Why would my EE molt in the middle of January?!

Chick-InnKeeper

Chirping
Apr 20, 2020
46
95
56
Western NY
I've had young ones molt the first year on occasion. Sometimes they just do a partial molt, I've had a couple do a full blown molt. Also had some miss their first molt and look horridly ratty for an extra year. Mother nature has not read the literature to them. I've got a black sex link having a horrible molt right now too. The range of 'normal' is pretty wide. Just keep an eye on her, make sure she's continuing to eat and drink well.
Thank you for that. My chickens free range for a few hours everyday, unless they don’t feel like being out in the rain/snow. They have a large covered run and large coop. They seem happy and healthy. All the EE had a mild molt in sept. But this poor girl got it bad and a horrible time. Is there any supplement I could give her to help the feathers come in quicker or a protein snack to help keep her warmer? They all huddle close at night so she probably is fine. Thanks again.
 

coach723

Free Ranging
6 Years
Feb 12, 2015
6,196
10,496
611
North Florida
If you feed layer feed, then switching to a higher protein feed like a grower or a flock raiser will give them more protein, in the 18-20% protein range vs the 16% in layer. Just make sure you offer oyster shell in a separate feeder all the time, those that need the calcium will take what they need. I feed flock raiser to my flock all the time, I have roosters and older hens that no longer lay or only lay occasionally, they don't need the extra calcium in layer feed, and I think my flock does better with the slightly higher protein. I don't do extra for molting birds unless they are losing a lot of weight (molt can sometimes be hard on them), in those cases I will give them some cooked egg, or a bit of canned tuna to try to get them eating better, mixed in some of their crumbles mixed with water to make a mash. I make my birds a mash with their feed and water every morning, to them it's different and a 'treat' and I'm not watering down their nutrition or adding unneeded fat. They love it. I feed it in shallow puppy bowls or hog pans.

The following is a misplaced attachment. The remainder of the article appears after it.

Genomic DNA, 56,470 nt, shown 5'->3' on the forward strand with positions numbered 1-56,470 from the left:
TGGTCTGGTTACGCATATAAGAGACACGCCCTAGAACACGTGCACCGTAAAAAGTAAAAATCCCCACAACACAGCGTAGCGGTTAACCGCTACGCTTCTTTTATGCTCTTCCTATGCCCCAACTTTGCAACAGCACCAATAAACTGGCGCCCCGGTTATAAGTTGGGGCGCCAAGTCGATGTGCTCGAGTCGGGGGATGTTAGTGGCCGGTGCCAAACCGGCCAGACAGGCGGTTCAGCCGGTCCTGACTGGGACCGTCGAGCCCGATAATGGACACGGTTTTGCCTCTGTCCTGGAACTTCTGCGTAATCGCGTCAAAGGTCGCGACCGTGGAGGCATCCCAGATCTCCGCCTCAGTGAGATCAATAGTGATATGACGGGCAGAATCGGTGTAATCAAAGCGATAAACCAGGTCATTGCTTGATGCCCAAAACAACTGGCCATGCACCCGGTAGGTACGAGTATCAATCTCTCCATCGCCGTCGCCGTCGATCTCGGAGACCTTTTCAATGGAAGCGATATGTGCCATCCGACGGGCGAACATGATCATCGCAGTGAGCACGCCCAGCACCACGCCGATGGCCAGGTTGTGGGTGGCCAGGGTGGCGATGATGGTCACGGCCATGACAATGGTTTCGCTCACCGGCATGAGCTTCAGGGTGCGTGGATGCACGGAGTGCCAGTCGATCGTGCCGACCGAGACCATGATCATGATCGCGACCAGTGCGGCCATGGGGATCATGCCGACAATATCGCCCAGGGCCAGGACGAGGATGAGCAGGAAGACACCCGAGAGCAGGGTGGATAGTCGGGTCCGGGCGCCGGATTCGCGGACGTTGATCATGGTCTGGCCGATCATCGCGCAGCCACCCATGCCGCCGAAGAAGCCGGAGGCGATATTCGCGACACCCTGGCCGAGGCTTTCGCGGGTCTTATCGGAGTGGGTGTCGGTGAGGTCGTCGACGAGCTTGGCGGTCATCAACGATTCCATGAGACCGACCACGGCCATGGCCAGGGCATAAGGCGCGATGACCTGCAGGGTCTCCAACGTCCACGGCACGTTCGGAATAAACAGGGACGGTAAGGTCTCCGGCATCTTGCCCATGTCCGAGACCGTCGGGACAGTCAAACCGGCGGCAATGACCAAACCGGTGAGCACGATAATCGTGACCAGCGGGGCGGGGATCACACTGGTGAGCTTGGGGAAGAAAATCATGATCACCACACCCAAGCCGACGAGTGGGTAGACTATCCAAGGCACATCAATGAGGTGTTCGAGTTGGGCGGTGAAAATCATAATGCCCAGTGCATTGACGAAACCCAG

Chick-InnKeeper

Chirping
Apr 20, 2020
46
95
56
Western NY
If you feed layer feed, then switching to a higher protein feed like a grower or a flock raiser will give them more protein, in the 18-20% protein range vs the 16% in layer. Just make sure you offer oyster shell in a separate feeder all the time, those that need the calcium will take what they need. I feed flock raiser to my flock all the time, I have roosters and older hens that no longer lay or only lay occasionally, they don't need the extra calcium in layer feed, and I think my flock does better with the slightly higher protein. I don't do extra for molting birds unless they are losing a lot of weight (molt can sometimes be hard on them), in those cases I will give them some cooked egg, or a bit of canned tuna to try to get them eating better, mixed in some of their crumbles mixed with water to make a mash. I make my birds a mash with their feed and water every morning, to them it's different and a 'treat' and I'm not watering down their nutrition or adding unneeded fat. They love it. I feed it in shallow puppy bowls or hog pans.
Thank you! I will look into switching their feed. I always offer free choice oyster shells and actually gave them some scrambled eggs and cranberries the other day. I did make them mash when they were younger and they loved it, maybe I’ll get back to that?